One important theme in Ragtime is the difference between the rich and the poor. Discuss how Doctorow illustrates this problem throughout the novel.
The plot of Doctorow’s Ragtime is utilised by the author to vigorously present his views about many turn of the century issues. Most prevalent of these issues is the divide between the rich and the poor and the social tension which this causes whilst also tying in the concepts of race and power into the mix. Through his combination of fiction and history, Doctorow is able to present a realistic sense and feel for how this time really was and present his opinions about actual events of the time.
Doctorow presents his characters in varying lights, depending on their social standing. Perhaps most interesting is Evelyn Newsbit’s husband, Harry Thaw: a man whose power and wealth are almost limitless but is then incarcerated for the murder of his wife’s former lover, Stanford White. The juxtaposition of a wealthy man with power and freedom, suddenly being thrown into the asylum, clearly demonstrates Doctorow’s view of money. It is clear that Doctorow prefers the people of lower class as he presents these characters as being intrinsically ‘good’. By presenting Thaw as a man with a lot of money but who is also capable of murder, he is affirming this view. This is also characterised by Tateh, Coalworker and Sarah who, whilst from a range of socio-economic backgrounds, have all faced social adversity in some form whilst remaining as ‘good’ people. However, the novel is engineered in such a way that the reader is resigned to agreeing with Doctorow’s view as he presents only the positive aspects of these characters and fails to give a rounded view of their actions or the negative consequences as a result.
The social tension represented by the rich/poor divide is often satirized throughout the novel; “Children suffered no discriminatory treatment. They were valued everywhere they were employed.” This example of how life was for the poor, with their children having to work, is a significant and dry take on American society at the time. This is also shown through the two paths of Tateh and Father: two patriarchal figures who are trying to look after the well-being of their family.
However, Tateh, as an immigrant, faced much more adversity than Father whose heritage goes in his favour. Immigrants were seen as being extremely low on the social ladder: “They were despised by New Yorkers. They were filthy and illiterate.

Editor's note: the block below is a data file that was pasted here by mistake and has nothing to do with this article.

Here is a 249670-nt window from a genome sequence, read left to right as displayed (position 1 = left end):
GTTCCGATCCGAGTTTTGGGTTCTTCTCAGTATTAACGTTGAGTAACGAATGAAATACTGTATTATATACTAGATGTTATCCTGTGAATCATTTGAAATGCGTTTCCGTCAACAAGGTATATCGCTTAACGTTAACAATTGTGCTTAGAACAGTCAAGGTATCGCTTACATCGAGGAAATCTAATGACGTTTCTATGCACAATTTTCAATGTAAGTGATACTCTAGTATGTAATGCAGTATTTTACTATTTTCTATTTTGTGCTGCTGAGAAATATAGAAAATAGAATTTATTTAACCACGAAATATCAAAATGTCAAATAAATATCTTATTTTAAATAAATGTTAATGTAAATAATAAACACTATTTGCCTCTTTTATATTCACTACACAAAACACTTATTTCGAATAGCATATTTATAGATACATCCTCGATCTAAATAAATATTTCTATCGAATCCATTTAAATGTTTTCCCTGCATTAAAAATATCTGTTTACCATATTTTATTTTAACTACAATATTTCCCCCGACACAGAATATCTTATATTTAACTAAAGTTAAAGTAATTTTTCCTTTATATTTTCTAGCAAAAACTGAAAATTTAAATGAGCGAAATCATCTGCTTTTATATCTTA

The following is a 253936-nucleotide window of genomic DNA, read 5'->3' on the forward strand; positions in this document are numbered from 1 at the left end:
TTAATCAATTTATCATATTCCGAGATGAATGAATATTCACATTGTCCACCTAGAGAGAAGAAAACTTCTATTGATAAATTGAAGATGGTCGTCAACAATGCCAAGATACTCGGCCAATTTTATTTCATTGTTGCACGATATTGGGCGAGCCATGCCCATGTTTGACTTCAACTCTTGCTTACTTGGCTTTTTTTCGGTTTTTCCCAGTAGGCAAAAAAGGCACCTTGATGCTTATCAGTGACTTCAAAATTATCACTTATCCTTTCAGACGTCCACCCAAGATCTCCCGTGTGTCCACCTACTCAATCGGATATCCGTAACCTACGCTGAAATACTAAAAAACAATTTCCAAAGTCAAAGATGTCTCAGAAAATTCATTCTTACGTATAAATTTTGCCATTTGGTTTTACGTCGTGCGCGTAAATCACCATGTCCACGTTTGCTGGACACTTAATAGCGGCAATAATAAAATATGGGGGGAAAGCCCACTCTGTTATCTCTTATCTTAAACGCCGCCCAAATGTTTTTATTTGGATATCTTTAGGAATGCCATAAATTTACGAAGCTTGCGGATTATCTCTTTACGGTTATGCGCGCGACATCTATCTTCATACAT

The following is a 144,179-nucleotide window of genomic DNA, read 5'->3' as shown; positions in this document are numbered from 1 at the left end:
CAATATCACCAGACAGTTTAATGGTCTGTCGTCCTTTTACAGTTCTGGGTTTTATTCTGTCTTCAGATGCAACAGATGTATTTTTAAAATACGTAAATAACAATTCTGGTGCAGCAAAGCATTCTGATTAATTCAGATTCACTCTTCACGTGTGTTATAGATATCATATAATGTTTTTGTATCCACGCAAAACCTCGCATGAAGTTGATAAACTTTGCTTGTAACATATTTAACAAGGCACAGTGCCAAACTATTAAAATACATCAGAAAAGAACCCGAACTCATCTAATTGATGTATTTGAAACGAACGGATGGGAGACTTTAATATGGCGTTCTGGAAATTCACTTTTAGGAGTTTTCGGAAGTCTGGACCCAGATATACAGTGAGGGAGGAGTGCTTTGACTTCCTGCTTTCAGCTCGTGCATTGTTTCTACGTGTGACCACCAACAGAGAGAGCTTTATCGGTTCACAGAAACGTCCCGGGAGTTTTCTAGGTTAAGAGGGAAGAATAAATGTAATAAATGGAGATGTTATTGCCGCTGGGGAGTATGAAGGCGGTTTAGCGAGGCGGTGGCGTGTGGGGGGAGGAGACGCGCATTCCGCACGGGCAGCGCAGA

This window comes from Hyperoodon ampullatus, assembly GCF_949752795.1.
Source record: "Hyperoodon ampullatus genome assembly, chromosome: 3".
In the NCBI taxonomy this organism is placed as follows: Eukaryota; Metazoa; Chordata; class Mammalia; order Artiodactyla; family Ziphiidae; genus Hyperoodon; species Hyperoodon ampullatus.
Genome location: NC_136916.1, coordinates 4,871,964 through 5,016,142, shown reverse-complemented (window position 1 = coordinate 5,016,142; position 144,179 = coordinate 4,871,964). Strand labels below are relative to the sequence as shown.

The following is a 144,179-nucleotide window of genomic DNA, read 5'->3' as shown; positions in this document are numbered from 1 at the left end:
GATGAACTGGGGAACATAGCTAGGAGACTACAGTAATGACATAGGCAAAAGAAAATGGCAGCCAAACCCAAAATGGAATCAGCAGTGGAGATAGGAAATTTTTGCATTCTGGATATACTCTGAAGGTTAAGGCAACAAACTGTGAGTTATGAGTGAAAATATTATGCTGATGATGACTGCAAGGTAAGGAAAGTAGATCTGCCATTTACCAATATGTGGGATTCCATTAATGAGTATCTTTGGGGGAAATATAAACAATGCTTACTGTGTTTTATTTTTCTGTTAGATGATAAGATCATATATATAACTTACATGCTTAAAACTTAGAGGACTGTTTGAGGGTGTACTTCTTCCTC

They stank of fish and garlic. They had running sores. They had no honor and worked for next to nothing.” Understandably, if this view is held by the majority, Tateh and his family are unlikely to ever find wealth and power but because of he works hard to look after his family, the reader grows to like and admire him regardless. However, eventually, Tateh’s artistics talents prove to be more resourceful than Father’s as Tateh eventually marries Mother after Father is forced to travel.
It is this event, along with the incarceration of Harry Thaw which represents Doctorow’s views on social mobility. Tateh, a poor, immigrant worker eventually raises his social status through discovering artistic talent, gaining recognition [for his books] and through marrying Mother. However, Harry Thaw, a rich gentleman goes in reverse to Tateh by committing murder and losing his social status. The juxtaposition of these two characters is yet further proof that Doctorow favoured the poor, hard-working members of the lower classes: the underdogs. Tateh’s fairy tale ending makes him the poster boy for over-coming adversity: “Tateh, having ascertained that his wife had died, proposed marriage. He said I am not a Baron, of course, I am a Jewish socialist from Latvia. Mother accepted him without hesitation; she adored him…” In this situation, Tateh’s background is no longer relevant because Mother loves him; thusly representing Doctorow’s view that your background does not matter – it is what you do with your life that matters.
Doctorow has shown that in the early Twentieth Century, social diversity was vast and that social mobility was difficult, but not impossible. He presents the rich/poor divide as being a hugely relevant part of society at the time; compounded by the fact that the book is only partially fiction and is based on real stories of the time. He presents his opinions through the lives of his characters: Tateh being successful, Harry Thaw losing his power and Father not being satisfied by his life and wealth.
These characters demonstrate that Doctorow did not put much faith in the wealthy; preferred the poor and suggests that he perhaps felt like the rich were less deserving of good fortune as they already had a financial fortune. Doctorow chooses his ‘good’ (but poor) characters to be his main protagonists and this confirms his focus as being on the poorer side of society. In conclusion, it is clear that whilst a main theme of the book is the rich/poor divide which causes social tension, Doctorow is of the opinion that society got it wrong and should have devoted more effort to improving the quality of life who he felt were most deserving.